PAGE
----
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India's Growing Allure For Private Equity

Friday, 12 Jan 2007 | 2:55 PM ET

Private equity is once again looking to make a deal in India. Today, it's for a 33% stake in Hutchison Essar. (“Hatch” as it’s called was one of the first cell phone companies in Mumbai.) This deal is just the latest in the money scramble to get in, on one of the world's fastest growing economies. On today’s “Power Lunch” we asked just how hot are the private equity opportunities in India?

Despite China’s meteoric growth, it seems India is attracting greater interest from private equity firms and venture capitalists. There are many reasons, but 3 major ones come up time and again. 1) It’s an English speaking country, 2) India is a democracy and 3) Growth is out of sight.

Private Equity in India
A private equity bidding war is underway for India's Hutchison Essar cell phone company. Roben Farzad, BusinessWeek Wall Street Editor, and CNBC's Sue Herera discuss the private equity bonanza in India.

BusinessWeek Editor, Roben Farzad explained the nation's preference for private equity (over corporate investment) is cultural. “(India) does retain some good old fashioned nationalism – let’s do it from scratch,” he said. “On top of that India is known for family control.”

As you might imagine, investors who put their money in India sometimes encounter "landmines."

“We have a fund focused primarily on the Indian real estate sector.” said Subash Kolluru, Managing Partner at Orbis Real Estate Advisors. “For capital from overseas going into India, you can not buy existing buildings like you can in the U.S. The government set some limits to make sure (foreign investment) doesn’t create the speculative bubble...you have to buy the land, develop it and then sell it.”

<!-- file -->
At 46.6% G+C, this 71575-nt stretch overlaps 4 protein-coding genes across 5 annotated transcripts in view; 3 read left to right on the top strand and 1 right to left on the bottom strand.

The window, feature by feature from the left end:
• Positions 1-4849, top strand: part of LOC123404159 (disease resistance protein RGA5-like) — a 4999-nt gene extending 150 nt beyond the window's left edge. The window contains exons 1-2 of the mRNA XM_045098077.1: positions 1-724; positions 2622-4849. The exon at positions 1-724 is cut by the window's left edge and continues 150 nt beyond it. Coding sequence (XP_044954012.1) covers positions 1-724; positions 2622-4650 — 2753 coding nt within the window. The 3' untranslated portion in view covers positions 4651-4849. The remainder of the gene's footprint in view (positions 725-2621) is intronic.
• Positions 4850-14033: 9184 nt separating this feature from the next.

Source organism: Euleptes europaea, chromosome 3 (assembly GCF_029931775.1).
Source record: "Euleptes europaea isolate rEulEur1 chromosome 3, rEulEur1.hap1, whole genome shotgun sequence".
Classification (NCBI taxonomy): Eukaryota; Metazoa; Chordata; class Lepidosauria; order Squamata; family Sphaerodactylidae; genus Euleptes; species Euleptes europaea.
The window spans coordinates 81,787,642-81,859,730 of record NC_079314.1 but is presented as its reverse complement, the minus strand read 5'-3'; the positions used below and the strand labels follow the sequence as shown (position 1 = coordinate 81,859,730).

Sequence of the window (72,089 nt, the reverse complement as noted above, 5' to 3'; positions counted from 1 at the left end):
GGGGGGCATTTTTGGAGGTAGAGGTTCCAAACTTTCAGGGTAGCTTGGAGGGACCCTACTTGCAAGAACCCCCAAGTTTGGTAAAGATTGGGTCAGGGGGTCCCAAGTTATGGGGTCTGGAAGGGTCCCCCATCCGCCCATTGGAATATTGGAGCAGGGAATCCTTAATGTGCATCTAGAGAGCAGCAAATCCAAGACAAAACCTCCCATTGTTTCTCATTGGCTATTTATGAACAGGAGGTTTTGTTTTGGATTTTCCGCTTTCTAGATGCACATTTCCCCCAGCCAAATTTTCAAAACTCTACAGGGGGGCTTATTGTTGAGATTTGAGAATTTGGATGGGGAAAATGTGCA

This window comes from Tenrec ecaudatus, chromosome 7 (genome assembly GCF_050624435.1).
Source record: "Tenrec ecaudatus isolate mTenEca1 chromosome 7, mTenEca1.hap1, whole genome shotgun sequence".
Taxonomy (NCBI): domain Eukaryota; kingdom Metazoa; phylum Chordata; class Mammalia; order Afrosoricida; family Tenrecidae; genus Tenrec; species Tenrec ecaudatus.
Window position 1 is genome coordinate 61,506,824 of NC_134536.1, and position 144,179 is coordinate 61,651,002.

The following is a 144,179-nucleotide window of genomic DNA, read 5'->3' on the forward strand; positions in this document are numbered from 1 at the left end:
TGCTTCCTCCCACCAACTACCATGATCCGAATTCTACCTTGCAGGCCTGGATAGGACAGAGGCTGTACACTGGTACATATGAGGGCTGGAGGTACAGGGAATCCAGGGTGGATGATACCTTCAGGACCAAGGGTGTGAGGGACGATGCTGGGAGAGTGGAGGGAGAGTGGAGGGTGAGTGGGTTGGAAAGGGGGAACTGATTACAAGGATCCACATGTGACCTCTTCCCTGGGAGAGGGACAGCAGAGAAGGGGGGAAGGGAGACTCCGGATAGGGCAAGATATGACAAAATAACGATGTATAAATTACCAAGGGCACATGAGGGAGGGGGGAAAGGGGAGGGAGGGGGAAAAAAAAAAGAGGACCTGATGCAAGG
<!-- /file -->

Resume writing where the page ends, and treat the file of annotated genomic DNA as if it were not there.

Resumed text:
There's also resistance to America's corporate giants. Earlier, there had been rumors that India’s government put the kibosh on Starbucks' plans to open in New Delhi or Mumbai. (The Seattle coffee company didn't comment except to say their plans remain on track.)

“To the extent of a Starbucks being thwarted, that’s a huge opportunity for private equity or venture capital to come in," explained Farzad. "Look at (another) big coffee retailer like Coffee Day, (a rapidly growing domestic chain in India). In other words - Starbucks' loss could be this company's gain.

“It’s really so opportune right now,” concluded Farzad. "Get in on the ground level."

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  • Sue Herera is a founding member of CNBC, helping to launch the network in 1989. She is co-anchor of "Power Lunch."

  • Tyler Mathisen co-anchors CNBC's "Power Lunch." Mathisen also co-anchors "Nightly Business Report produced by CNBC."

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